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Texas voters back long-term care residents’ right to in-person visits

A woman with white hair walks down a blue carpeted hallway with the help of a red walker with wheels.
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Proposition 6 stems from restrictions Gov. Greg Abbott imposed last year to protect residents during the COVID-19 pandemic.

Texas voters have overwhelmingly approved an amendment to the state Constitution guaranteeing residents of long-term care facilities, including nursing homes, the right to designate an “essential caregiver” who cannot be denied in-person visits, under most circumstances.

Proposition 6 stems from restrictions Gov. Greg Abbott imposed last year to protect residents during the COVID-19 pandemic. Nearly 88% of voters cast their ballots in favor of the amendment during the Nov. 2 elections on Tuesday, according to results from the Texas Secretary of State’s office.

“People were so upset about that protracted termination of visitation that they really felt it important not just to set it in statute, but to set it into the Texas Constitution — that the state will not prohibit in-person visitation like that ever again,” said Carmen Tilton, vice president of public policy for the Texas Assisted Living Association.

State long-term care ombudsman Patty Ducayet also supported the new caregiver protections.

“There are times when a necessary person has to be there,” she said. “Someone who isn’t an employee of a facility, I think, who really does have to be there and be protective for people to get decent care even during a public health emergency.”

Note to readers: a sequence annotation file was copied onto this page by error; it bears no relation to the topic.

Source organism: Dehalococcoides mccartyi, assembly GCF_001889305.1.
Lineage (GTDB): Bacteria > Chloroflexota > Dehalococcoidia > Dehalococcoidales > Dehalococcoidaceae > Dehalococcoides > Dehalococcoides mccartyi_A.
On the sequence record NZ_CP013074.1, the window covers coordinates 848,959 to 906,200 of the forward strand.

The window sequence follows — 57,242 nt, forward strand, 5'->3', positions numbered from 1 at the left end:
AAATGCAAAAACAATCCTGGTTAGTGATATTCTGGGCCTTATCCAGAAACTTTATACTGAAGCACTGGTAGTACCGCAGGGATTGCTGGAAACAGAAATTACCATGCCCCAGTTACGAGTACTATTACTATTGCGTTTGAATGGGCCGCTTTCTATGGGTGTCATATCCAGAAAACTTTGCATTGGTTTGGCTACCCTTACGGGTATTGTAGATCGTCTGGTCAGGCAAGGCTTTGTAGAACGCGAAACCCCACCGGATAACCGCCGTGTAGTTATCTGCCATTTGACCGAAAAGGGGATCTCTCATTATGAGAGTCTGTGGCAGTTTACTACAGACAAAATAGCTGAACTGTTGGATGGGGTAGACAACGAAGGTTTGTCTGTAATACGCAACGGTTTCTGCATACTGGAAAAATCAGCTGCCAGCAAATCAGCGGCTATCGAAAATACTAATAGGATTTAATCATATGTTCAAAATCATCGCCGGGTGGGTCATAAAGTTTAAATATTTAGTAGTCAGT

Texas lawmakers approved the proposed amendment for the ballot when they passed Senate Joint Resolution 19 during the regular legislative session last spring. Backlash to the isolation many long-term care residents endured due to pandemic restrictions, also prompted the state legislature to approve Senate Bill 25, which requires long-term facilities to allow essential caregiver visits for at least two hours each day and permit physical contact. It also allows facility managers to seek approval to temporarily suspend visitation if it “poses a serious community health risk.”

Tilton said she and other advocates are concerned about how effective the amendment will be because it authorizes the legislature to provide guidelines for long-term care facilities to follow. Lawmakers may not be able to respond quickly to a future public health crisis that requires visitations be suspended, said Tilton.

“Something like ebola [virus], for example. If we ever did have an actual outbreak among multiple communities with ebola, it is my interpretation that Proposition 6 would require the legislature to issue additional guidelines for responding to that, if you needed to suspend in-person visitations.”

Texas voters also overwhelmingly approved the other seven state constitutional amendments on the ballot. That included another pandemic-related measure, Proposition 3, which bars state and local governments from limiting or suspending religious services for any reason.

Joseph Leahy anchors morning newscasts for NPR's statewide public radio collaborative, Texas Newsroom. He began his career in broadcast journalism as a reporter for St. Louis Public Radio in 2011. The following year, he helped launch Delaware's first NPR station, WDDE, as an afternoon newscaster and host. Leahy returned to St. Louis in 2013 to anchor local newscasts during All Things Considered and produce news on local and regional issues. In 2016, he took on a similar role as the local Morning Edition newscaster at KUT in Austin, before moving over to the Texas Newsroom.